Treatment planning is key to determining the proper preparation design needed for a successful esthetic and functional outcome. Furthermore, when you are ready to implement your treatment plan, outcome-based preparation design is the most important process dentists can integrate into their practice. It provides them with the tools to achieve not only esthetic success, but more importantly, it allows them to predictably accomplish all of their treatment goals and meet or exceed patient expectations. 

In addition, outcome-based preparation design allows dentists to establish proper function and create adequate material thickness to produce a durable restoration. Without carefully planning before they begin to prepare a tooth, they take a chance that the result achieved is not the one they and their patient desired or expected.

The goal of restorative dentists is to mimic or replicate tooth structure using composite or ceramic while having a positive influence on the gingival tissue. This should be accomplished using the least invasive procedures required to meet the esthetic and functional goals of the case. In many cases, without an interdisciplinary approach to treatment, restorative treatment may become more extensive than required. For example, you or your restorative dentist should always consider whether orthodontic therapy, as a treatment adjunct or alternative, could minimize the degree of tooth reduction required. If the patient's only goal were lighter- and brighter-appearing teeth, you should consider whether bleaching would allow you to use a more conservative approach to tooth preparation. If isolated or minimal changes are planned, it is best to consider whether direct restorations could accomplish the treatment goals before proceeding to a more invasive indirect restorative option. 

If you do determine that tooth reduction is necessary, the amount of reduction needed will be dependent on not only clinical techniques, but also the laboratory’s process for restoration fabrication and the restorative materials that are selected. Always consider an additive technique to minimize the actual tooth reduction. However, this will add volume to the tooth, which may or may not be clinically acceptable depending on the patient's needs. 

The following are five steps dentists should take as part of the outcome-based preparation design process:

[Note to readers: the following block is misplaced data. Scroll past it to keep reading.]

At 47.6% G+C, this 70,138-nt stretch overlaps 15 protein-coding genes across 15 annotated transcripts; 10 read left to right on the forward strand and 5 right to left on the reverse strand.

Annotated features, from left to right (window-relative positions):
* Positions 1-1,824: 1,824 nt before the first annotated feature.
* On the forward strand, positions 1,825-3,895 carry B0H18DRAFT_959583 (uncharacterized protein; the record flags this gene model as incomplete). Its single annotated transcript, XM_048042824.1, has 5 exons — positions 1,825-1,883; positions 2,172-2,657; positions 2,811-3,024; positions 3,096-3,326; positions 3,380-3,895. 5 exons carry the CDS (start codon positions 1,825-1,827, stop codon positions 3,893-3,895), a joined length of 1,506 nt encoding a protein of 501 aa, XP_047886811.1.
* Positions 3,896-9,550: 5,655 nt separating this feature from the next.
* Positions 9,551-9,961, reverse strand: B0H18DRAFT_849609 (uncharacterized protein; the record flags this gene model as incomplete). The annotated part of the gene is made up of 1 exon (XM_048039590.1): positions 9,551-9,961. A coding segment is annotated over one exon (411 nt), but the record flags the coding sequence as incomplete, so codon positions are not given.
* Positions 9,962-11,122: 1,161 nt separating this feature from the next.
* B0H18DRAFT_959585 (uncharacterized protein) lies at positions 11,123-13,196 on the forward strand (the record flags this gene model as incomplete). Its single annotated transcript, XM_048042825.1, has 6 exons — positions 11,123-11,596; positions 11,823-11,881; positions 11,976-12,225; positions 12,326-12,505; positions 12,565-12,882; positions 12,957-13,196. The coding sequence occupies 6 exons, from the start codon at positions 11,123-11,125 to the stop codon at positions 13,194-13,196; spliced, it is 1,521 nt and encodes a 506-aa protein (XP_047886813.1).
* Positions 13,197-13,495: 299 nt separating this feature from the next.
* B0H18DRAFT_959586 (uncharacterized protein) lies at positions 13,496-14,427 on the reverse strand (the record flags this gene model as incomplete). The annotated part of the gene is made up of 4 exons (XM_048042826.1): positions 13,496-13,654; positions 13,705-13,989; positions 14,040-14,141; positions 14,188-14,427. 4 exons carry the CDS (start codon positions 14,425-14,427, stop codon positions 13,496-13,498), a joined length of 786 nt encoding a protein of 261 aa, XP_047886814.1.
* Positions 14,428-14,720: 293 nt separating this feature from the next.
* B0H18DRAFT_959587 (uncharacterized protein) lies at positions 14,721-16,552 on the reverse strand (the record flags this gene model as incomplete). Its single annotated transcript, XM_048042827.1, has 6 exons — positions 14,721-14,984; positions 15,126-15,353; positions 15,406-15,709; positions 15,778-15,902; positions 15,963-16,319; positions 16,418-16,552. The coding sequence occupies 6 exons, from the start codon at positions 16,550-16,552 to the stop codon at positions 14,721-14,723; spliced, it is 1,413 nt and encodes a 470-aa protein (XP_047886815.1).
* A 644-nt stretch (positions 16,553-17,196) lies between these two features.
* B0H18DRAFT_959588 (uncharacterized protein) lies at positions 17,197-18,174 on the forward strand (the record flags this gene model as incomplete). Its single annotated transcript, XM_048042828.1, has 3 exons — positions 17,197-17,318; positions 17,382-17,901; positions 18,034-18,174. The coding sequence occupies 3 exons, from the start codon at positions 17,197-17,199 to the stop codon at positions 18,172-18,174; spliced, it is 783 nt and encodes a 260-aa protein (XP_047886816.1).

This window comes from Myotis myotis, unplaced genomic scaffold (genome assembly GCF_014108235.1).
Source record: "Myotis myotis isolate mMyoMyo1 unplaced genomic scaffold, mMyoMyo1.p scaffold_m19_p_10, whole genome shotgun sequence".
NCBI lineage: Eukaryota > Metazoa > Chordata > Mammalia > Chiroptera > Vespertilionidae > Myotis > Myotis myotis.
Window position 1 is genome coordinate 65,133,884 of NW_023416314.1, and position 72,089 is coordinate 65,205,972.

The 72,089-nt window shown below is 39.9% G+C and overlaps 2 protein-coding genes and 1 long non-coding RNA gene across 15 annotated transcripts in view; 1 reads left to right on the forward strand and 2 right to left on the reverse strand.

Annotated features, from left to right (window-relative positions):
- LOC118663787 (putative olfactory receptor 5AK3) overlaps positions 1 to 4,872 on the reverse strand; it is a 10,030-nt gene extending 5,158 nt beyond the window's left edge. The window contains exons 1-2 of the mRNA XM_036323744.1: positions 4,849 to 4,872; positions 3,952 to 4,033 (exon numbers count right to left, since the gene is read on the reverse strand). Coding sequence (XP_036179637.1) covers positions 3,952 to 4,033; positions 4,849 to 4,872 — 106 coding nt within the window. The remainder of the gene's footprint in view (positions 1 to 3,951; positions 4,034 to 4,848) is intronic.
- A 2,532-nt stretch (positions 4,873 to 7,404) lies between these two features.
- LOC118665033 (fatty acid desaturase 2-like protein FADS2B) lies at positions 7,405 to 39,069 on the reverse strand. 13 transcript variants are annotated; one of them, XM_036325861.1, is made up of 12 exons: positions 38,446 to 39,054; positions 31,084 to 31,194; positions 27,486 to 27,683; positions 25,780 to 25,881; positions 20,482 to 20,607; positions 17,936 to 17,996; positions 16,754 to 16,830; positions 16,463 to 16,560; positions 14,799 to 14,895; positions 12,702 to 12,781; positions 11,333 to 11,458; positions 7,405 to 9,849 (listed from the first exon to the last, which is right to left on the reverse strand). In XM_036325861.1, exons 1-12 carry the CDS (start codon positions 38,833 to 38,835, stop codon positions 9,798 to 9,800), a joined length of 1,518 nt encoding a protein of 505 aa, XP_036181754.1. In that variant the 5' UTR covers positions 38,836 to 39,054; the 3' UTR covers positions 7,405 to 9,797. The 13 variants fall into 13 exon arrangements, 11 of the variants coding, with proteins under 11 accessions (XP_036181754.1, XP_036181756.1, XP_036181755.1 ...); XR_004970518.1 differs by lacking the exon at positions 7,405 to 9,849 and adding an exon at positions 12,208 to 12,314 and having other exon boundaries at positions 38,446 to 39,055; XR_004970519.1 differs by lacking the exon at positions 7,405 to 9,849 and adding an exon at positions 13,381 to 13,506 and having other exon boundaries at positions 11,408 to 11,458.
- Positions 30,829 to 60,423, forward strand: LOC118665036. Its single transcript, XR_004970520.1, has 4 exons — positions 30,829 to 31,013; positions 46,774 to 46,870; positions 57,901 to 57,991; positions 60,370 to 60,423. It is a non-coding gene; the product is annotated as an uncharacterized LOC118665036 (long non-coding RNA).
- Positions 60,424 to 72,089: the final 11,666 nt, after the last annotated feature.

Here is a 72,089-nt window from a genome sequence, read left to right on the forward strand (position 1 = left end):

1. A clear vision of the treatment goal is developed and a comprehensive diagnosis and treatment plan is completed. 

2. A diagnostic wax-up is completed, which precisely represents the desired treatment outcome

3. Treatment aids are made from the diagnostic wax-up. They include:

  1. Silicone preparation reduction guides that will be used for pre-mockup preparation of the teeth to prevent distortion of the copyplast when making an intraoral mockup. It also confirms the amount of tooth reduction and subsequent space required for the restorative material. Types of silicone reduction guides include:
    1. Labial: shows labial reduction
    2. Palatal: shows length reduction
    3. Window: shows labial and palatal reduction in a horizontal perspective
    4. Vertical: shows labial and palatal reduction in a vertical perspective
  2. Copyplast (1.5 mm), used for:
    1. An intra-oral mockup that will represent the definitive size, shape and positon of the restorations.
      1. Depth cuts will be made into the mockup to control the preparation.
      2. Provisional fabrication

4. Pre-preparation completed before the intra-oral mockup.

  • This is essential to ensure that the mockup is as accurate as possible.
  • This initial preparation eliminates tooth structure that prevents the copyplast used to make the mockup from seating passively or without distortion.

5. Precise depth cuts are made. 

  • Precise depth cuts into the tooth or mockup will ensure there is adequate space for the thickness of restorative material required to accomplish the treatment goals. 

When a dentists uses an outcome-based preparation design process, it will improve treatment outcomes and lead to increased patient satisfaction. For more on preparation design, see my previous article on the 10 factors that influence or determine the preparation design.

Dental preparation design: confirmation of desired tooth reduction

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Bob Winter, D.D.S., Spear Faculty and Contributing Author